The idea for a Nurarihyon No Mago crossover started with a comment Vathara made on her blog, that Nurarihyon No Mago doesn’t have enough good fanfiction, and deserves more. I heartily agreed, and started considering what kind of potential existed for a fanfic.
Both manga are complete now (warning: spoilers for the entirety of both series), so it is possible to survey both series in their entirety and find similarities, differences, and irritating little things you wish you could do something about. (Irritating little things you wish you could do something about are the starting points for a great deal of fanfiction stories, I suspect.) In this case, how Rikuo and Ichigo handle what Vathara referred to as the Masquerade (link here). To expound, both worlds have hidden communities with inhuman members, who are obligated for their own survival to keep their community a secret from the rest of the world. Of course, Murphy’s Law dictates that something would go wrong eventually, and the Masquerade would be broken. Vathara believed that Nurarihyon No Mago and Bleach were less susceptible to the broken masquerade than other series, because in Nurarihyon No Mago nobody believes in the existence of yokai, and in Bleach anyone who can see the war between shinigami and hollow is already a part of it.
But the irritating little thing for me is how our protagonists choose to address their friends in regards to the Masquerade. Rikuo shields his friends with his power and authority for the majority of the series, but after they discover his position in yokai society, he accepts them into it and allows them free access to events and members. While Ichigo . . . what Ichigo does is symptomatic of something Kubo repeated throughout the series; namely, that it is alright for important things to remain unsaid, those in the know can wait until they feel up to explaining, and those who don’t know don’t mind the wait. He does this with the issue of Ichigo’s mother’s death, with how Ichigo approaches his father’s past, and with Ichigo’s friends and sisters not questioning why they see him running around on roofs dressed in a black shihakusho. Of course, on the two former issues communication eventually occurs. But on the last . . . it is implied in the epilogue that there was no need to tell anybody following the war with Yhwach, but I cry foul. Ichigo’s friends, and especially his sisters, deserve to know. And I think post-series Rikuo might have a lot of advice on the subject.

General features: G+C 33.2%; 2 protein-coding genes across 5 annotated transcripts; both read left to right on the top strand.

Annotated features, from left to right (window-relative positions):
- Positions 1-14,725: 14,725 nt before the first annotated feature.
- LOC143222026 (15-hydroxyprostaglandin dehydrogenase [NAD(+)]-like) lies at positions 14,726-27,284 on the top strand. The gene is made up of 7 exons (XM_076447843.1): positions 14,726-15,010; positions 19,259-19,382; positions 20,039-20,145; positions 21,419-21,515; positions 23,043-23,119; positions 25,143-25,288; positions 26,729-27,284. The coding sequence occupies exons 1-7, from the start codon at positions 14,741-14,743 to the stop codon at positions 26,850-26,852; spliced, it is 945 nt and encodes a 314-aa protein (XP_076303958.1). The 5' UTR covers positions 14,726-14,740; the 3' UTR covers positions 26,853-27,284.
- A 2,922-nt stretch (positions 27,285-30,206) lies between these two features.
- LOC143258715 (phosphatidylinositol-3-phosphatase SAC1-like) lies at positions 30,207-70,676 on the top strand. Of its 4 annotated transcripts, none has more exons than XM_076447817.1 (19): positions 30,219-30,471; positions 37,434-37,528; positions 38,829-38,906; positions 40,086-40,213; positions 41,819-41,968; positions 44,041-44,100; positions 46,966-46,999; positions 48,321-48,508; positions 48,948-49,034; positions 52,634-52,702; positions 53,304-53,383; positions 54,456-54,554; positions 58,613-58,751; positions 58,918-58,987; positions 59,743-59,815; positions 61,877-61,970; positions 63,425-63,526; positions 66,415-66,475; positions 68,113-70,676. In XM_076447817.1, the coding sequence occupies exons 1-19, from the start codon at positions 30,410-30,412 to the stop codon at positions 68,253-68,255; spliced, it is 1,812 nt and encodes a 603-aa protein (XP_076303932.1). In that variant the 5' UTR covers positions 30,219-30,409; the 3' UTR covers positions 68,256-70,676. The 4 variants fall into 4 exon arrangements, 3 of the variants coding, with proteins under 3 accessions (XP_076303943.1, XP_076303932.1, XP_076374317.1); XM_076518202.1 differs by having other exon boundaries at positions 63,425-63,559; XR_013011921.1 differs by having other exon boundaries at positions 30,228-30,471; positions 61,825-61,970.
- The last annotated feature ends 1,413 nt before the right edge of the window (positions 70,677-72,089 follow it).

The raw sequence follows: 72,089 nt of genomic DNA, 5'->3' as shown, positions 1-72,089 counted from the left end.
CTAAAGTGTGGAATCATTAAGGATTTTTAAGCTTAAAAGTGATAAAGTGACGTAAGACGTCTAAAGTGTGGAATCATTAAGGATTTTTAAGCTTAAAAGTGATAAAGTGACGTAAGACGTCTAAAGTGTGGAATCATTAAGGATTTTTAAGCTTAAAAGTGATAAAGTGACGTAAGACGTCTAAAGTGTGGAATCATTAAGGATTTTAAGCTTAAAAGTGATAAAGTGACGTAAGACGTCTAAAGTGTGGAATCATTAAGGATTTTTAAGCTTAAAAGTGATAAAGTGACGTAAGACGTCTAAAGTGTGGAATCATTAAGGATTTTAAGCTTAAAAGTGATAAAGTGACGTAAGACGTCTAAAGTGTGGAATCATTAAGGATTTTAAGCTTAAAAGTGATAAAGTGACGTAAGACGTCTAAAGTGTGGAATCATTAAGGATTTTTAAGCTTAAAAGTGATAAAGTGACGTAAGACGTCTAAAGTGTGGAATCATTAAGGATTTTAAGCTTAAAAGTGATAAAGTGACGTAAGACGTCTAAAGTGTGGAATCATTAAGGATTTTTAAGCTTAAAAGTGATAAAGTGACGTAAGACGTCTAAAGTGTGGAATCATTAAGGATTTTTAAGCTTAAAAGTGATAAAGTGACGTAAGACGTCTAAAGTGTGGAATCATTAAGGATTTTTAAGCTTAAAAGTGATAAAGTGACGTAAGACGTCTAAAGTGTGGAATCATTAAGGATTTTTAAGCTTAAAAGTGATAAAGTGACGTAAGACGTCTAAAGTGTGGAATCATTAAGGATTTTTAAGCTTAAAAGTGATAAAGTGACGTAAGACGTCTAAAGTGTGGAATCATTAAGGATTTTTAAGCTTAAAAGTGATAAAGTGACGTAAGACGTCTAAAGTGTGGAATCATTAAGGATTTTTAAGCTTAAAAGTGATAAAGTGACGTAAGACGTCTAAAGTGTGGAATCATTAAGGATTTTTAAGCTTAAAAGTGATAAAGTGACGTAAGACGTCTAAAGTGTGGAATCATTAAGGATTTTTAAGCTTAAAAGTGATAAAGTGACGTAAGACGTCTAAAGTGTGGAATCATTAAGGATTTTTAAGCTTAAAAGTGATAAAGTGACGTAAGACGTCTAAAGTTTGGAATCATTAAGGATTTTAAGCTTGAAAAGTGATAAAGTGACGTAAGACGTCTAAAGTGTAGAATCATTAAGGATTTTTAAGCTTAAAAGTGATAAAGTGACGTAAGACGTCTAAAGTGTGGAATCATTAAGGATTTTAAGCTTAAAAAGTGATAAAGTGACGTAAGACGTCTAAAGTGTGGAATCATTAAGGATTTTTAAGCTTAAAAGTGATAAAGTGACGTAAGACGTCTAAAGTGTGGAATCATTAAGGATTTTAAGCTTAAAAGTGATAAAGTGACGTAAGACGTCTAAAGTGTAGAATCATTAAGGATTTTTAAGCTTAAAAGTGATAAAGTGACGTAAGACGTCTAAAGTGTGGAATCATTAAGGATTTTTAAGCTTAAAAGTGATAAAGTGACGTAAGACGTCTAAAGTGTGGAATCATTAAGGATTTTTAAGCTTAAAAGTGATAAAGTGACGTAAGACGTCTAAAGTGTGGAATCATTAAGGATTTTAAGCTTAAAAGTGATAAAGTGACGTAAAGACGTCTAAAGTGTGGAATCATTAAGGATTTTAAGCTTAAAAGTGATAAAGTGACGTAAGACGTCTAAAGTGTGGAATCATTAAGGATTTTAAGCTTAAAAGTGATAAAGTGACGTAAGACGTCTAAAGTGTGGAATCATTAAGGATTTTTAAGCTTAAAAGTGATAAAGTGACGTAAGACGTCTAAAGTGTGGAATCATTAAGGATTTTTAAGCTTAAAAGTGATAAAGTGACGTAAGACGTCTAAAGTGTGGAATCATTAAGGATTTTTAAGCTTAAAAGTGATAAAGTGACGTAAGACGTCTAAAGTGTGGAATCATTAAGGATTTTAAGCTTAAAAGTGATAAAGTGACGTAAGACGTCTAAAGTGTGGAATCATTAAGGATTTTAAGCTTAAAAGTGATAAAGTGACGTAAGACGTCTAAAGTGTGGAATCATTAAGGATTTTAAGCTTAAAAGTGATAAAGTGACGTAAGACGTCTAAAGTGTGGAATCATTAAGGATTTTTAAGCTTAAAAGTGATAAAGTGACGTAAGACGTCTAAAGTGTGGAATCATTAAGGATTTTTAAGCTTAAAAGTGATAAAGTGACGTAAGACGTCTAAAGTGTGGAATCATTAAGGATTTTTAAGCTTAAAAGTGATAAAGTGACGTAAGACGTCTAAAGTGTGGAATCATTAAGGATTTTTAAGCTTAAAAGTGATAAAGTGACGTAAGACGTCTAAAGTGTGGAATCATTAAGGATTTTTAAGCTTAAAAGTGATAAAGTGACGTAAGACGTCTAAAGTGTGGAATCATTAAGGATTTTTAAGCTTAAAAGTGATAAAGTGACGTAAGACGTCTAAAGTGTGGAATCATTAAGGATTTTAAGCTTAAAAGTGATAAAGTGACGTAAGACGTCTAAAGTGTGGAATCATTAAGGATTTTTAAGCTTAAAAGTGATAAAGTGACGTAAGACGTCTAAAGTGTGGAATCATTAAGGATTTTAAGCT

Now the only issue is how to get them in the same place at the same time. Soccer, anyone?